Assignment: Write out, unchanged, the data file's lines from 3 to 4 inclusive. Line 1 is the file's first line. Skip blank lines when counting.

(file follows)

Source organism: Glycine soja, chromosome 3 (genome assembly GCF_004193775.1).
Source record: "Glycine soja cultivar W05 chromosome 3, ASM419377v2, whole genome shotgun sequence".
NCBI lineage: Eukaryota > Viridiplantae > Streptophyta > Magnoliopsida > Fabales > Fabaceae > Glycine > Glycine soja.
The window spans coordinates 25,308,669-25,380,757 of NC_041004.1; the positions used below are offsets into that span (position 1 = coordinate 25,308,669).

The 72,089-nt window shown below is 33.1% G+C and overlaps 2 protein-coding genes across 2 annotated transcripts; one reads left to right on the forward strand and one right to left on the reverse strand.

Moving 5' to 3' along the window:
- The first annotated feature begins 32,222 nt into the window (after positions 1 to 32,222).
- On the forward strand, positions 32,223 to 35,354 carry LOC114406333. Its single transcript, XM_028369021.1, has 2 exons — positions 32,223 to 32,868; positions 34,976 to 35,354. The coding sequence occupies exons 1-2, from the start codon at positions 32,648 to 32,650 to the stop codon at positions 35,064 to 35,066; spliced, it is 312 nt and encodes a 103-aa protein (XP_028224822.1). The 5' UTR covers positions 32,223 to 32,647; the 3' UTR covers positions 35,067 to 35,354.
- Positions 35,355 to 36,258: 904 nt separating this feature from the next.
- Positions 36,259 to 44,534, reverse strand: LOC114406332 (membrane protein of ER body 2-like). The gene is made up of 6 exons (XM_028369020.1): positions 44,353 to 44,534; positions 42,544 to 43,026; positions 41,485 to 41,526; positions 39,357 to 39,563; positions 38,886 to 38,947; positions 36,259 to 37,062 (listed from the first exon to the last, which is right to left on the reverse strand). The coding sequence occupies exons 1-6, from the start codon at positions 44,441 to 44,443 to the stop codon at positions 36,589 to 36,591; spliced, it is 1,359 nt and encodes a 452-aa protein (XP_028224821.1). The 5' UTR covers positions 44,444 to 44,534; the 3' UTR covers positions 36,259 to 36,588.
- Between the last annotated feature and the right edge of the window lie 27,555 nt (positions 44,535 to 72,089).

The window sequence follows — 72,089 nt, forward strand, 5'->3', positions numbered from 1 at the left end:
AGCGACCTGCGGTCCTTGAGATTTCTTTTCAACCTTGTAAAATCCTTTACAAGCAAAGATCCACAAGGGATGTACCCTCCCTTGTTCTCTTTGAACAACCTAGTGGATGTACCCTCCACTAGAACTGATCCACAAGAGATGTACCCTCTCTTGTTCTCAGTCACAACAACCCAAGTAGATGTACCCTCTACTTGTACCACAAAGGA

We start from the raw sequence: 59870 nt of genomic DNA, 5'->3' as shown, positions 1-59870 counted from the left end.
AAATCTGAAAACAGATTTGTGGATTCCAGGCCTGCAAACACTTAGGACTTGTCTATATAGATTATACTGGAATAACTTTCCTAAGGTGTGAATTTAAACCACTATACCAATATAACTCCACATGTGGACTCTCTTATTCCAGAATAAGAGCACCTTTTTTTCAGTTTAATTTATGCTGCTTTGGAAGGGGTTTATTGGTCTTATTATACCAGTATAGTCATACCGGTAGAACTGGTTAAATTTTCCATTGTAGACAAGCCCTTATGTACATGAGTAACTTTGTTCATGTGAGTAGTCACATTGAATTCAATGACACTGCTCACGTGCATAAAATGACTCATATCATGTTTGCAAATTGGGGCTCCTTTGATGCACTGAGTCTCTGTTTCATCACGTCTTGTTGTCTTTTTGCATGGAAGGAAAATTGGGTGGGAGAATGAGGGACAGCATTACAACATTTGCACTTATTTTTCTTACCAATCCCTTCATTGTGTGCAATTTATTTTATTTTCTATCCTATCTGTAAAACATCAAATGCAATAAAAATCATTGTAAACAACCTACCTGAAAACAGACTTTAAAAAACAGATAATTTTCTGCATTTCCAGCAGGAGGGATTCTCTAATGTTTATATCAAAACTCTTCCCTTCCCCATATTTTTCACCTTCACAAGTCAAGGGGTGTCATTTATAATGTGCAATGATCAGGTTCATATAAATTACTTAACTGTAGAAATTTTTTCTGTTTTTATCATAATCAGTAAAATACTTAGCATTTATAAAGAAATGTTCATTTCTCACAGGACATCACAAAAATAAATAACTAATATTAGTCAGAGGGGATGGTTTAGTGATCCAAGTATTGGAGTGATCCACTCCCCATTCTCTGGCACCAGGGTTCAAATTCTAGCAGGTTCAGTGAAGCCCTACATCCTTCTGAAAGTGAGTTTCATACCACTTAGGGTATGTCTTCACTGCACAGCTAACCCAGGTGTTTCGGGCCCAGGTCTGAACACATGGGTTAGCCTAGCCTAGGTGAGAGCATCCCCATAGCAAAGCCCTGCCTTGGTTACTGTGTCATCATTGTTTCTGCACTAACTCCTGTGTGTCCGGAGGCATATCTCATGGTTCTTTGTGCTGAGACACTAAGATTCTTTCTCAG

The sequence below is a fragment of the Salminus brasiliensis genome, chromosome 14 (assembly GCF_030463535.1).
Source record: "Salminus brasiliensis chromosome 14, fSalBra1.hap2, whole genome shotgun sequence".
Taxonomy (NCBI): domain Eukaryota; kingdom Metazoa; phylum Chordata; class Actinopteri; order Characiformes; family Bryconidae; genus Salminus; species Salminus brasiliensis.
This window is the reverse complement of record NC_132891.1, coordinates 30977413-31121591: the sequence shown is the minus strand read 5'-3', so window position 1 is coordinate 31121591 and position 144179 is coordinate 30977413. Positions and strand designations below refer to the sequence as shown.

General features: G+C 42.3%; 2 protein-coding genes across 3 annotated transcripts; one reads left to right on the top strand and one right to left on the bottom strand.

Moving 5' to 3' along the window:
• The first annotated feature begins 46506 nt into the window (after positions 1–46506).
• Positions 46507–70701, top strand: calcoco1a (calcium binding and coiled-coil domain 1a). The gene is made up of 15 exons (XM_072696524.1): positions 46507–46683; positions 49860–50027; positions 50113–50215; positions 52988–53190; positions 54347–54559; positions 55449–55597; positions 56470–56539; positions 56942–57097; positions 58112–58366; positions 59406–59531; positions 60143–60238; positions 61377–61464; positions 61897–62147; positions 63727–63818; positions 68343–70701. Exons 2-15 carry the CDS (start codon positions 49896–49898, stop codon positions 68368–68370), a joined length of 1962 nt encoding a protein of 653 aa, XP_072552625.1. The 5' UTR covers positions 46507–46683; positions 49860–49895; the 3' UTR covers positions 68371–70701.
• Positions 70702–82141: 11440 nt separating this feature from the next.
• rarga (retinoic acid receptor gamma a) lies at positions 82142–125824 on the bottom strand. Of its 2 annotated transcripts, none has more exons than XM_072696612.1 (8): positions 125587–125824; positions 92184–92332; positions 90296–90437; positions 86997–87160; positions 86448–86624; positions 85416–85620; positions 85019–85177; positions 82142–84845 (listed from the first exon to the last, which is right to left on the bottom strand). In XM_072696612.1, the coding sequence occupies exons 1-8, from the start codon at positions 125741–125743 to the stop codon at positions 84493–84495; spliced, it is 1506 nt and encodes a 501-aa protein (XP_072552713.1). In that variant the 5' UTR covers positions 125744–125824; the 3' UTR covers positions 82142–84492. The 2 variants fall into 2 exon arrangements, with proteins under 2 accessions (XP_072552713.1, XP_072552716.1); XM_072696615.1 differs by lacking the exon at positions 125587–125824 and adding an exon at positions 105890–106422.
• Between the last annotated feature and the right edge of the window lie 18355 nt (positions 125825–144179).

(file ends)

NCBI lineage: Eukaryota > Viridiplantae > Streptophyta > Magnoliopsida > Fabales > Fabaceae > Glycine > Glycine soja.
The window spans coordinates 25,308,669-25,380,757 of NC_041004.1; the positions used below are offsets into that span (position 1 = coordinate 25,308,669).